Potentially more exposed are the real estate equity crowdfunding platforms. We recently caught up with Property Partner CEO Daniel Gandesha for an in-depth interview about the platform, in which he said the following: “If you are not positive on the story for UK residential, then that should absolutely factor into your thinking”. Mark Weedon, Head of Research at Property Partner, said today that the “stickiness” of residential property may prevent house prices from falling in the short term, with the exception of London’s most expensive areas. Weedon points out that people are generally unwilling to sell residential property in uncertain times – highlighting this as a unique feature of the asset class. He went on to say:
“During periods of volatility like this, investors tend to prefer assets which can provide a reliable income, combined with lower risk to preserve their wealth. Now more than ever, investments that bring in a reliable income will be highly prized. The net yields on our platform, for example, are up to ten times the Bank of England Base Rate. And of course, Brexit could lead to rates being cut.”
“At Property Partner we’ve avoided Prime Central London, simply because the numbers don’t add up. We target areas, like Woolwich or West Drayton, set for long-term outperformance, often driven by regeneration schemes or infrastructure investment like Crossrail.”
Niall Bohan, Head of Unit in the Capital Markets Union at the European Commission, delivered a keynote speech at the AltFi Europe Summit 2016 in March (which may be viewed below). The key takeaway from that speech was that the Commission was busily sizing up its approach to applying pan-European legislation to “crowdfunding” markets – both debt and equity-based. At the time, this was highly relevant information for UK-based platforms. Now, we’re not so sure. There are EU directives which cover consumer credit and payment services. The FCA has stated that these will remain in force for the time being.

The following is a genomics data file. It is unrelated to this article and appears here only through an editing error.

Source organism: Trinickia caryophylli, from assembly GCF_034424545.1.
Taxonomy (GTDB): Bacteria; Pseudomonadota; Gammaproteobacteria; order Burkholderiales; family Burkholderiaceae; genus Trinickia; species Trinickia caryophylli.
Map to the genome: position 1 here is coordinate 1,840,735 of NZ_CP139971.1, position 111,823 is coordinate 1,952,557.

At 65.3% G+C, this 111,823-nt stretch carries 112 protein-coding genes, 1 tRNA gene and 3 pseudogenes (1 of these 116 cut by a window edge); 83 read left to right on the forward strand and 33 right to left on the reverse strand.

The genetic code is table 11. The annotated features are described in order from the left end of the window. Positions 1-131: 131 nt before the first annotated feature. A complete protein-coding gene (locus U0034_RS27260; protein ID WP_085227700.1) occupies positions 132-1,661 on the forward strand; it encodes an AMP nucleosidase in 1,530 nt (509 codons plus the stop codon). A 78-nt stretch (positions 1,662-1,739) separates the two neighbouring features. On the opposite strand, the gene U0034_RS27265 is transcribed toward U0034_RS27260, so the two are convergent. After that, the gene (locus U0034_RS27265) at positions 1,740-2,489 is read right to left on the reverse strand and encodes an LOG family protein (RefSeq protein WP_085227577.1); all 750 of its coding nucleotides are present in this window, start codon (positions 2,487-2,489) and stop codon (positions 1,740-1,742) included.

The UK was the first country in the world to develop bespoke regulatory frameworks for the peer-to-peer lending and equity crowdfunding sectors. The approach of the FCA is now being looked at around the world, but few international markets have yet managed to emulate the regime. More often than not, alternative finance platforms are instead shoe-horned into existing regulatory frameworks, which can often prove damaging down the line. Samir Desai, CEO of Funding Circle – which operates on both sides of the Atlantic, once said: "The regulatory regime established in the UK by the FCA for marketplace lending platforms is the only one in the world which has been designed specifically for our business model. I believe this and the best practices adopted by P2PFA members, puts the UK market in a strong position for the future.” Abundance CEO Bruce Davis is on record as saying: “When the US regulator decided to force fit the idea of P2P lending into the existing regulatory framework it created a number of simmering tensions and pressures on those businesses and the way they operate.”